The University of Tasmania is slashing hundreds of the degrees and courses it offers, as it struggles with financial challenges – including an “over-reliance on China” for students, which has been hit hard by coronavirus travel restrictions.
In a letter to staff on Tuesday, Vice Chancellor Rufus Black told employees UTAS was “facing sustained headwinds to being long-term sustainable” and the number of courses was to be reduced from about 514 to 120 by 2021.
Professor Black said the start of 2020 had demonstrated the university had an “over-reliance” on students from China, which, coupled with the emergence of coronavirus, would have “long-lasting consequences”.
“The combination of these forces is proving to be a very strong headwind,” Professor Black said, adding the university was “not making enough progress to be the right size to be sustainable even in the short term”.
“The year sees us start a long way behind our budget and with more financial challenges to come.”
UTAS said it would need fewer employees and would aim to reduce staffing levels through “natural turnover and redeployment”, but has not said how many jobs will be cut.
“We have thought a lot about the timing of doing this work with the coronavirus situation evolving,” Professor Black said.
“We know we face significant financial challenges today and into next year. By getting going now, we have the best chance to do this in a planned way, over an appropriate time.”
“We are fortunate that for us the pressures aren’t at a level requiring redundancies decided quickly and we have the time to do this well,” Professor Black said.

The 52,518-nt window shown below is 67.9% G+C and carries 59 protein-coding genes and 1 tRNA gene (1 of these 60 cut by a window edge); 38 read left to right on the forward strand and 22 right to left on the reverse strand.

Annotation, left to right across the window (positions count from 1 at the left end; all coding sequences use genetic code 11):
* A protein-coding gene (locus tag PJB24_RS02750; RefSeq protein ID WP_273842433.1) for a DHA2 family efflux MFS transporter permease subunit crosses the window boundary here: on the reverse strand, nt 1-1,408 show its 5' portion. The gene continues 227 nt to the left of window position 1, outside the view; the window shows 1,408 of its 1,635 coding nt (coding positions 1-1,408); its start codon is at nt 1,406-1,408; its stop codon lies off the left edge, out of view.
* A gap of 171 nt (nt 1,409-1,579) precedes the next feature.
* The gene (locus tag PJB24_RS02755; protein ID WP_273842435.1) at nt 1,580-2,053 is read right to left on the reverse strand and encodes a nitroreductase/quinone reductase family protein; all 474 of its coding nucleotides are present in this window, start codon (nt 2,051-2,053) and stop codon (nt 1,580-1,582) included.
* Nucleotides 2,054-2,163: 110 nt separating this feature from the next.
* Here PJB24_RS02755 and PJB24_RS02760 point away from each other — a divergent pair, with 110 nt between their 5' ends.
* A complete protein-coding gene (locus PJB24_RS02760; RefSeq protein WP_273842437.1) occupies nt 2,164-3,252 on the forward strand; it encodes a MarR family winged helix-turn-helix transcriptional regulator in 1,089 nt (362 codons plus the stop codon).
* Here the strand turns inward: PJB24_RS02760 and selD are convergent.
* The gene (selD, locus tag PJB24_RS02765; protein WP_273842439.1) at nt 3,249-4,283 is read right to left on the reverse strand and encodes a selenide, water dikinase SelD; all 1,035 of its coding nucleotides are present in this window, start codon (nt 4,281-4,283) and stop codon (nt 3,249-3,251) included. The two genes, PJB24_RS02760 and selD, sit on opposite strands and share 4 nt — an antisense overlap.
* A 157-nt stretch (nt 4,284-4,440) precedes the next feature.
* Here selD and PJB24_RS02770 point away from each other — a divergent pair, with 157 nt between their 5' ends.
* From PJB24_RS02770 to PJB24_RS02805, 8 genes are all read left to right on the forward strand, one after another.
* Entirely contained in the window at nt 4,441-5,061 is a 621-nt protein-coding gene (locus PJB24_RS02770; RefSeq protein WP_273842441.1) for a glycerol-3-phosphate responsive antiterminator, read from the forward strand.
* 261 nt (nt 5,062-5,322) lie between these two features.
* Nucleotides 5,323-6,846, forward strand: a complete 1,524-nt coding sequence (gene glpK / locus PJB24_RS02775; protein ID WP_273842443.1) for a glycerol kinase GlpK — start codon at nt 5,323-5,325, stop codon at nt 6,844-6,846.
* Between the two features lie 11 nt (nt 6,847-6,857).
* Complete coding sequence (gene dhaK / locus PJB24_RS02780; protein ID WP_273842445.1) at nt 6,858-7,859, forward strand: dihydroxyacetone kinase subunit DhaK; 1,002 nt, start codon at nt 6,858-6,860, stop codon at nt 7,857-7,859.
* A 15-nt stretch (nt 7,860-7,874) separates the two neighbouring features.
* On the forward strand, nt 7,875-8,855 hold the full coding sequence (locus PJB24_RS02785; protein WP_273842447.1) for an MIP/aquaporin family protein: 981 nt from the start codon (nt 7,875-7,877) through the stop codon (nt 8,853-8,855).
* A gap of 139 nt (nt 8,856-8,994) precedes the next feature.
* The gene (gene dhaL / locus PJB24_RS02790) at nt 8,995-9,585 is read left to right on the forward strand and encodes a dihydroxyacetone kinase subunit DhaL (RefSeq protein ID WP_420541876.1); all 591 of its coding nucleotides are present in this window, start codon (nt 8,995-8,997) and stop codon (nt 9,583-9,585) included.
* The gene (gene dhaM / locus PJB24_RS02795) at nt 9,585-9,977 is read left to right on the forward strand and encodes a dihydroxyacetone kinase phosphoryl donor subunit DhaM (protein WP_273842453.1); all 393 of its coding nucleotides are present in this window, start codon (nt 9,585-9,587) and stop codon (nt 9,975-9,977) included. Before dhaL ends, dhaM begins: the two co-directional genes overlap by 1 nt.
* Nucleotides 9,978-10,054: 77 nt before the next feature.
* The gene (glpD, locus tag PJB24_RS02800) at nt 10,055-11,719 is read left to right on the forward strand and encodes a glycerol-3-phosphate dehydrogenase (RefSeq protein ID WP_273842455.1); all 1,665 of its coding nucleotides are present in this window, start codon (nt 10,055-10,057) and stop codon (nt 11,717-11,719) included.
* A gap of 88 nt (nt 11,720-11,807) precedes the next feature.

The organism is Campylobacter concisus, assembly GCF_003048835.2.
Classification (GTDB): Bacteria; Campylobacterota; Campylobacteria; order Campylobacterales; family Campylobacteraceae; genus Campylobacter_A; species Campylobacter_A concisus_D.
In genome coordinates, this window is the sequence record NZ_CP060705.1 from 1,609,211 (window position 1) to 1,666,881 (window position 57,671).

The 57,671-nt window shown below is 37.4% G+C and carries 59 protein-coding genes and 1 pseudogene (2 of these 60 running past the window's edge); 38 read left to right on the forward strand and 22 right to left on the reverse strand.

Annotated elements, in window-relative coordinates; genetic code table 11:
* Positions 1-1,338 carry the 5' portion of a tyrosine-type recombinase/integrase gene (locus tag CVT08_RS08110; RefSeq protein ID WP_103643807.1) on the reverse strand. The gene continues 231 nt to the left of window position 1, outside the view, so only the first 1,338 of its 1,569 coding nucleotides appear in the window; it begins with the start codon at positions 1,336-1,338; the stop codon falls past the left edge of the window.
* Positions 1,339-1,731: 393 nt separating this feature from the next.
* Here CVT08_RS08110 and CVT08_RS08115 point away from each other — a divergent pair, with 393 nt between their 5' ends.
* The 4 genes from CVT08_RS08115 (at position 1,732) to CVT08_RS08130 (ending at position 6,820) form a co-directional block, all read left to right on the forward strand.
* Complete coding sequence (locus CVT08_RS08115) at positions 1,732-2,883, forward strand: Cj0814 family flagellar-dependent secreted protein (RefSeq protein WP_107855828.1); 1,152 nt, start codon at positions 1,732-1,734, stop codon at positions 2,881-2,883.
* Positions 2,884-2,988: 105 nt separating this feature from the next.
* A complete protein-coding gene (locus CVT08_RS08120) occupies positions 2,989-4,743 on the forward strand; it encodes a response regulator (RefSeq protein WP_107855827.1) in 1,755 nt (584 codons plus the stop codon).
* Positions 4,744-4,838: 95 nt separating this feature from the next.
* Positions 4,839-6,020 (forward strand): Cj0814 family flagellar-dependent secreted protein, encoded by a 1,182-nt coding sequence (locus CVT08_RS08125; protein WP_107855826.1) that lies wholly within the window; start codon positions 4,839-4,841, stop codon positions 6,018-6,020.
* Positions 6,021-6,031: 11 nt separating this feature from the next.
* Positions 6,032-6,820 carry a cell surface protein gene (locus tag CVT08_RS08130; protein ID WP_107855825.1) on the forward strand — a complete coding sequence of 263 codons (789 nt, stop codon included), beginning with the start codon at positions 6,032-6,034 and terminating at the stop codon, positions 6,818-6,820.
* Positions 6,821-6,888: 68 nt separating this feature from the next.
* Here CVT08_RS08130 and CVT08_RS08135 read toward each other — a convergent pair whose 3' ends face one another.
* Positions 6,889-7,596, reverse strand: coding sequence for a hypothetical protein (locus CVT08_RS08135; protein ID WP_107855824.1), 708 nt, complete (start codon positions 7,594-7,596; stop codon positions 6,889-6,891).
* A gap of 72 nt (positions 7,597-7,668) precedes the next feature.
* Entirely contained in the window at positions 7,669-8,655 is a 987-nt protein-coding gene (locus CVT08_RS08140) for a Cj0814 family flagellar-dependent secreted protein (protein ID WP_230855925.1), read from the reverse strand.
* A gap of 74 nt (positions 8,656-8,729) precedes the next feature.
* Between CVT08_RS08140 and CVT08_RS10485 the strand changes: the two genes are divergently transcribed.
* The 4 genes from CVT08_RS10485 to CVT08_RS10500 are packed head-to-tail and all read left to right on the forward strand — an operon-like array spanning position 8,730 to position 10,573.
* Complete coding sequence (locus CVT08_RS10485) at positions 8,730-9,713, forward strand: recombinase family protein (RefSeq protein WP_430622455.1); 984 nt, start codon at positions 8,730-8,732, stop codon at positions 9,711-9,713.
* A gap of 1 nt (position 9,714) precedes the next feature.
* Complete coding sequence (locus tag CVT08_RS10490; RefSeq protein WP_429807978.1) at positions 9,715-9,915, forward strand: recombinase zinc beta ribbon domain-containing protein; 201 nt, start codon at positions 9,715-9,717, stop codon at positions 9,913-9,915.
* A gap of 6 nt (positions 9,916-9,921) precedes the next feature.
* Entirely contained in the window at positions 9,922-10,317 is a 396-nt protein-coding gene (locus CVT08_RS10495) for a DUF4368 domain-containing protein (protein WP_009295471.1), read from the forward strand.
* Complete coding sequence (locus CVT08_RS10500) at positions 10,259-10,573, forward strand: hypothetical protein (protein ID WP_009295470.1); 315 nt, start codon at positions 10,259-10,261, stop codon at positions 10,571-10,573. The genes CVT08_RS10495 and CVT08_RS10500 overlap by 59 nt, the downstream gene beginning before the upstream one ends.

He said UTAS aims to reduce the “tangle of complexity” in its course offerings by culling the number of educational options being offered by about 75 per cent.
The current course structure “makes for a picture that is truly bewildering, both for our students and our staff who have to work with it”, Professor Black said.
“This challenge is not news to us. We have been aware of it for years. Many of our people will have been involved in prior attempts to address it.
“For these reasons, it is important that our focus is not on how we arrived here; but on how we as a community intend to move on from here.”
Professor Black said UTAS would examine its 2021 course offerings in the coming months, so it can begin marketing them, adding the university would “simplify its website”.
Staff briefings on the changes will be held at campuses in Launceston, Burnie and Hobart later this week.
Reconsider move into cities, union says
Kelvin Michael from the National Tertiary Education Union said staff had been expecting a briefing on coronavirus and were shocked when it became clear the announcement was instead about UTAS’s plans.
He said staff will have been unsettled by the announcement, and he expected to be contacted by UTAS employees in coming days.
“A drop in income is obviously an issue to deal with, but there are other ways of dealing with short-term challenges to income,” Mr Michael said.
Mr Michael said UTAS could reconsider its planned moves into the CBD areas of Hobart and Launceston.
“I think the university will need to look at its finances and think about whether some of these property holdings could be turned back into realisable assets and used to assist in the short-term funding shortfall,” he said.